When retiring from a pension, provident, preservation or retirement annuity fund, choosing an appropriate annuity income for your retirement years is one of the most important decisions you will need to make. For many, it’s a decision they’ve never had to make before and one they’re likely never to have to make again. Navigating the range of annuities, and in particular living annuities, and service providers can be somewhat daunting. As a start, it’s important to understand how they work, their benefits, and the important role in your overall estate plan.
When you retire from a pension, pension-preservation or retirement annuity fund, you are required to use at least two-thirds of the invested capital to purchase what is colloquially referred to as a pension income. The remaining one-third can be commuted as cash. Members of a provident or provident-preservation fund do not have this forced-purchase of a pension income on the portion of the investment fund acquired prior to March 2021.The first R500 000 of the portion commuted as cash being tax-free (assuming you have not made any previous withdrawals from a retirement fund) whereafter tax will be levied at a sliding scale of between 18% and 36%. If you elect not to make a cash withdrawal, you have the option to use 100% of your invested assets to purchase a pension income although, in the absence of adequate discretionary funds, this could create liquidity problems later in retirement. As such, the decision to commute a portion of your investment as cash can be a strategically important one for creating flexibility and cash flow in your retirement years.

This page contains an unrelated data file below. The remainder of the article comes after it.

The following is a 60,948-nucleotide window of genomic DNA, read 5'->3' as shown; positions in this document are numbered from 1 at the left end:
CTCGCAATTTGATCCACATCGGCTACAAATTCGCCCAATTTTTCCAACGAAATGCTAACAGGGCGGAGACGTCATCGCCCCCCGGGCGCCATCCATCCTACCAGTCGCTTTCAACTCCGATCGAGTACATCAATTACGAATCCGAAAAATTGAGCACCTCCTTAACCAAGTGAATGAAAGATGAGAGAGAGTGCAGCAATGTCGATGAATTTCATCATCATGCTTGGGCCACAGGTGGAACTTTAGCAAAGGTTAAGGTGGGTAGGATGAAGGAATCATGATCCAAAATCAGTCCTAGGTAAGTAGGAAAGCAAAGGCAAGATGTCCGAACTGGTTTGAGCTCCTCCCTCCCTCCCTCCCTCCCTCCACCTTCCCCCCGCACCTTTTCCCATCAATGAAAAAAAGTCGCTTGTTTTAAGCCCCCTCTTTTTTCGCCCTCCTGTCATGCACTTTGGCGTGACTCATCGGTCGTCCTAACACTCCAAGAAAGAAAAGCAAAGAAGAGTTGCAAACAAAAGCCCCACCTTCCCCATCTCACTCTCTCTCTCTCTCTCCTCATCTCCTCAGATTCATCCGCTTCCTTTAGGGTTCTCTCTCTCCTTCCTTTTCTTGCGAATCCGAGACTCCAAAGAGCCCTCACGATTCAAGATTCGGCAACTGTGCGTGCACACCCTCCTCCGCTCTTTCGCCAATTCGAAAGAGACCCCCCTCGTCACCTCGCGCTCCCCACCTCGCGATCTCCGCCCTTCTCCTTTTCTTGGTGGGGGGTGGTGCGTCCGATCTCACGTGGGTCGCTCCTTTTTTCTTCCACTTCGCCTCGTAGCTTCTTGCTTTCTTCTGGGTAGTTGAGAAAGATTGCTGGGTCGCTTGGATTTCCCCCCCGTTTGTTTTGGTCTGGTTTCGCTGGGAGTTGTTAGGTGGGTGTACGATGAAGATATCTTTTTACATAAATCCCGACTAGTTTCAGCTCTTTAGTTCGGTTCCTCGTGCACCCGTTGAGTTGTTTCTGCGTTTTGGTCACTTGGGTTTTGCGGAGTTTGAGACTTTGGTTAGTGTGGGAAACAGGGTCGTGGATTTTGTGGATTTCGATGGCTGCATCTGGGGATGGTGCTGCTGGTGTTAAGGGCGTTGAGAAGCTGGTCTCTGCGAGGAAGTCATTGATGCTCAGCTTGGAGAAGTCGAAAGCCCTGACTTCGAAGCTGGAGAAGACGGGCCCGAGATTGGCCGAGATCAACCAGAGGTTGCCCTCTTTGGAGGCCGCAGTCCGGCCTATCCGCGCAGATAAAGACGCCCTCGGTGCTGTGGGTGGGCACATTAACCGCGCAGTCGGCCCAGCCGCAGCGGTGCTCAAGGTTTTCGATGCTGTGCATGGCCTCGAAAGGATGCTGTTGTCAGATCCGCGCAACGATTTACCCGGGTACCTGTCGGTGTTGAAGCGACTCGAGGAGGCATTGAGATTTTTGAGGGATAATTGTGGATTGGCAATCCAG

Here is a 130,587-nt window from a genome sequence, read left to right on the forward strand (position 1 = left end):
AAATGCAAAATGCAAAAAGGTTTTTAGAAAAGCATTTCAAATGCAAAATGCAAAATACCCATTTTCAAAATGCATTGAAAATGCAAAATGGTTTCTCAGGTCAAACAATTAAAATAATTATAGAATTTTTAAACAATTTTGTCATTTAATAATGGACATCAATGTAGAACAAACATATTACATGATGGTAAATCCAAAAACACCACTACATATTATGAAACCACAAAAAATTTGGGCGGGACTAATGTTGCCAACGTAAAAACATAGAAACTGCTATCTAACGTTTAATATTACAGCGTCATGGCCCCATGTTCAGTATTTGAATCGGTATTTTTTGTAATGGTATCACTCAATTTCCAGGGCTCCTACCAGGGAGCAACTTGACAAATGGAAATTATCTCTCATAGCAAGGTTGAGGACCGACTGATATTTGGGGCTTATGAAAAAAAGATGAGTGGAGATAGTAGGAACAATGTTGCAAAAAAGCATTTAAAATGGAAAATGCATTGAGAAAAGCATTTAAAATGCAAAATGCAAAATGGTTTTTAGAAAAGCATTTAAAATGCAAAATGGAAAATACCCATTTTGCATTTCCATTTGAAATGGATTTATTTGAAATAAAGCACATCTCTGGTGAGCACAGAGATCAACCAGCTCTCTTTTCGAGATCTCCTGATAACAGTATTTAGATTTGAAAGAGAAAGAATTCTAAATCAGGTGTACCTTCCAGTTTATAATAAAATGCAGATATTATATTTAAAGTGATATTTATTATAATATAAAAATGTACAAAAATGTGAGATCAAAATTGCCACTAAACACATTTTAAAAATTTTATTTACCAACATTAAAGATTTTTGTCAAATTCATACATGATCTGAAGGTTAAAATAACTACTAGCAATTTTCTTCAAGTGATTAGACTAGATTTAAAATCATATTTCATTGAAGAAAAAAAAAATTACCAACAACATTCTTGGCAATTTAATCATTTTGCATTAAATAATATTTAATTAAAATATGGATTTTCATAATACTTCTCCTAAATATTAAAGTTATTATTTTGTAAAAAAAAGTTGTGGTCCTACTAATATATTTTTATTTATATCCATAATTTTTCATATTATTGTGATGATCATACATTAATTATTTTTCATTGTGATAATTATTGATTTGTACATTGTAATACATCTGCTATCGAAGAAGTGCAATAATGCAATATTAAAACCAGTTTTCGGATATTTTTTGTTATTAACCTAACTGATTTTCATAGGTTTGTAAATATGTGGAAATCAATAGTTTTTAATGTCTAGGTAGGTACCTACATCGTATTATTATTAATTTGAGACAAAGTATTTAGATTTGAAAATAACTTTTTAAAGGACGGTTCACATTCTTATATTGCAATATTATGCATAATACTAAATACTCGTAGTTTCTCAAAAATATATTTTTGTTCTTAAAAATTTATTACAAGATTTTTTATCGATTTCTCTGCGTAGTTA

Unlike a life annuity (which is an insurance policy designed to provide a guaranteed income for life), a living annuity is an investment held in the investor’s name which is generally linked to an underlying investment on a LISP platform allowing the investor to draw a regular income in line with his/her needs. While your funds are invested in a retirement fund structure (pension, provident, preservation or RA fund), their exposure to offshore assets in terms of Regulation 28 of the Pension Funds Act is limited to 45%. On the other hand, funds invested in a living annuity structure – being governed by the Long-Term Insurance Act – are not subject to such limitations and investors enjoy full investment flexibility with the option to invest 100% offshore (assuming the chosen investment platform as sufficient capacity for this), although keep in mind that this will need to be done using a Rand-denominated offshore feeder fund as living annuity investors cannot invest directly offshore using foreign-domiciled funds.
When setting up a living annuity, your funds will be transferred tax-free from your retirement fund directly into your new living annuity fund. As the owner of the living annuity, you are responsible for choosing your investment platform, investment composition and asset allocation, and have the freedom to make changes to your portfolio at any stage – including the option to change service providers. However, with this freedom comes the added responsibility of ensuring that you are able to draw down sustainably from your investment without running into liquidity problems later on. Remember, unlike guaranteed life annuities where the risks of investment returns and life expectancy are borne by the insurer, longevity and inflationary risks in the context of living annuities are carried by the annuitant which means that careful structuring of your investment portfolio and draw-down strategy is critical. Inflation, being how prices change over time, is directly related to the purchasing power of the funds you draw down from your living annuity. As a result of inflation, changes in purchasing power can affect your cash flow going forward. Therefore, it is important to consider inflationary risks when structuring and reviewing your investment portfolio. Further, because life expectancy is an unknown, the other major peril faced by living annuities owners is the risk of outliving one’s capital. With this in mind, your retirement plan should strike a balance between taking sufficient investment risk to achieve the returns you need to outstrip inflation while at the same time ensuring that you are not invested in a risk profile that falls outside your comfort zone.